Tourism in Costa Rica Gradually Reopens

May 12, 2023 in Life in Costa Rica

On Saturday, August 1, 2020 a new phase began in the government's plan for tourism in Costa Rica, which will alternate openings and closings as a way of finding a balance between public health and the health of the economy. Costa Rica received its first international commercial flight in four and a half months on August 3rd, 2020. This is the first of a small number of flights planned to come into the country since a state of national emergency was declared by the SARS-CoV-2 pandemic. A gradual opening is being proposed with a limited number of flights coming into Costa Rica from the European Union, United Kingdom and Canada. The hope is that this limited reopening of the borders will bring optimism to the micro and small companies that depend on tourism in Costa Rica while taking measures to keep safe the Costa Rican population in these pandemic times. A negative COVID-19 PCR test from within 48 hours of flight time is requested of all passengers and crew members. Passengers and crew must wear masks in the terminals and on the flight, as well as keeping social distance where possible. Travel insurance is also mandatory to cover accommodation in case of quarantine and medical expenses for acute illness. Those arriving in Costa Rica are asked to fill out an epidemiological form and receive temperature measurements. As an exception to the rule, the Costa Rican Health Chamber donated 13 PCR tests to the tourists on this first flight, which came from Spain, who did not meet this requirement in their approach. The test was applied upon arrival on Costa Rican soil and an isolation order was issued for 24 hours until the test showed a negative result.

A New Style of Tourism

Mass tourism will likely be a thing of the past and Costa Rica is changing its efforts to take better advantage of the country’s natural riches for this new tourism paradigm. The National Chamber of Ecotourism and Sustainable Tourism of Costa Rica (Canaeco) indicated that the country is ahead on this front, having declared 25% of its territory to be national parks and 50% of Costa Rica's landmass already reforested. Costa Rica also boasts a national energy grid that runs on almost 99% renewable energy annually, for which it is internationally acclaimed. The first big change that tourism in Costa Rica will experience is the need to guarantee sanitary security and protocols for tourists to feel protected. There will also be an increased demand for small lodgings, less crowded destinations, high expectations for clean and open environments, and private experiences. Tourists will be thinking more about how the dollar they invest benefits the communities they reach. Therefore, it will be important to show how different community sectors participate in tourism activities and the impact of the ecological footprint it generates.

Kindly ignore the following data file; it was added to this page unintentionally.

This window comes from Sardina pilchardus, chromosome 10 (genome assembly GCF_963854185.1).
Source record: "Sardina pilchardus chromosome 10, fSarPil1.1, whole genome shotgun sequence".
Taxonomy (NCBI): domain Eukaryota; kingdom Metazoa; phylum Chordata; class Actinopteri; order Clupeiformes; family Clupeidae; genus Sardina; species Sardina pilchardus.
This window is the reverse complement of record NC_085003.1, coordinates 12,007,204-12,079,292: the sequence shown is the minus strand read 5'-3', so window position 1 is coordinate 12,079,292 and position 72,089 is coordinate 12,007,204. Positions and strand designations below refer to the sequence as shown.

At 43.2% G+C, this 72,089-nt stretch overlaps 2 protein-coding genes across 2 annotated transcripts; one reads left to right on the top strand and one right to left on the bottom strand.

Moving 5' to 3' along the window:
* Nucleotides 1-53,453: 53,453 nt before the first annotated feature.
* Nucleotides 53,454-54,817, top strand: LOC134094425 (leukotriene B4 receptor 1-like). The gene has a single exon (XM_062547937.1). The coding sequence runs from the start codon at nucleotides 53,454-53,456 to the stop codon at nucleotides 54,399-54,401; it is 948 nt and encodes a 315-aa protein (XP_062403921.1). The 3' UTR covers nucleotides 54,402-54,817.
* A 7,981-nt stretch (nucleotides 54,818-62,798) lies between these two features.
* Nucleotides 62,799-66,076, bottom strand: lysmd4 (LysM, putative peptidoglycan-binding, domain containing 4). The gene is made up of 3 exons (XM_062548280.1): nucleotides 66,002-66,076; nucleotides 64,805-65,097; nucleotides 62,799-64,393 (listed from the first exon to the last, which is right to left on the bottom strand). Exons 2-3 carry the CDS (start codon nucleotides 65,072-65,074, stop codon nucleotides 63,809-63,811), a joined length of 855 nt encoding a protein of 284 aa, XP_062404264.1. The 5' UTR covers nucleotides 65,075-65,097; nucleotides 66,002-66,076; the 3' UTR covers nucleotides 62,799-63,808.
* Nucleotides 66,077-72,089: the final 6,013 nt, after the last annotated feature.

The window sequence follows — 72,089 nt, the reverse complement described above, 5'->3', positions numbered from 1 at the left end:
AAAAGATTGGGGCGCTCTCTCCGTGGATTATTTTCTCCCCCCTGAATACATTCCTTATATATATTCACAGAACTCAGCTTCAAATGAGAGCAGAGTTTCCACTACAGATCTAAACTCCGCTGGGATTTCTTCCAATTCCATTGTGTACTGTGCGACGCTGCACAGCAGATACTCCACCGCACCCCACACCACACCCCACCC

Opportunity for Wellness Tourism

The crisis caused by the COVID-19 pandemic has created a golden opportunity for rural tourism entrepreneurs, especially those who can offer a wellness experience. There is a large niche of tourists willing to pay for these services and Costa Rica has great opportunities to project its strength in this area. Treatment centers, spas and tourist activities such as open-air experiences that take place on organic farms, chocolate or coffee tours, hot springs and forest baths are just some of the quality tourism experience that Costa Rica already has on offer. Companies that feature this natural potential will likely find that they have the biggest draw for tourism. Quality will be the differentiating element.

Differentiation is key

Mauricio Ventura, former Minister of Tourism of Costa Rica and President of Sinergia Consulting Group, says that the reactivation of the tourism sector is an essential issue. Opening of airports and aid to entrepreneurs are a start but we must look further. “COVID-19 transformed everything and makes us think that it is time to take advantage of the crisis. There are three phases: rescue companies, guaranteeing access to sources of capital; implement sanitary protocols permanently; and promote a national tourism campaign.” It will be essential that Costa Rica take advantage of the biodiversity, culture and the offers of small and medium-sized companies to attract tourists. Mr. Ventura suggests that the future tourism trends in Costa Rica are likely be:

  • Sanitary and biosecurity protocols in the facilities
  • Small lodgings and boutique hotels
  • Personalized gastronomic experiences
  • Personalized tours in social bubbles
  • Incorporation of technology to avoid contact with objects
  • Humanize experiences
  • Show the social impact of the operation on the communities and the ecological footprint
  • Less crowded destinations
  • Outings in less crowded seasons
  • Green tourism with sustainable certifications


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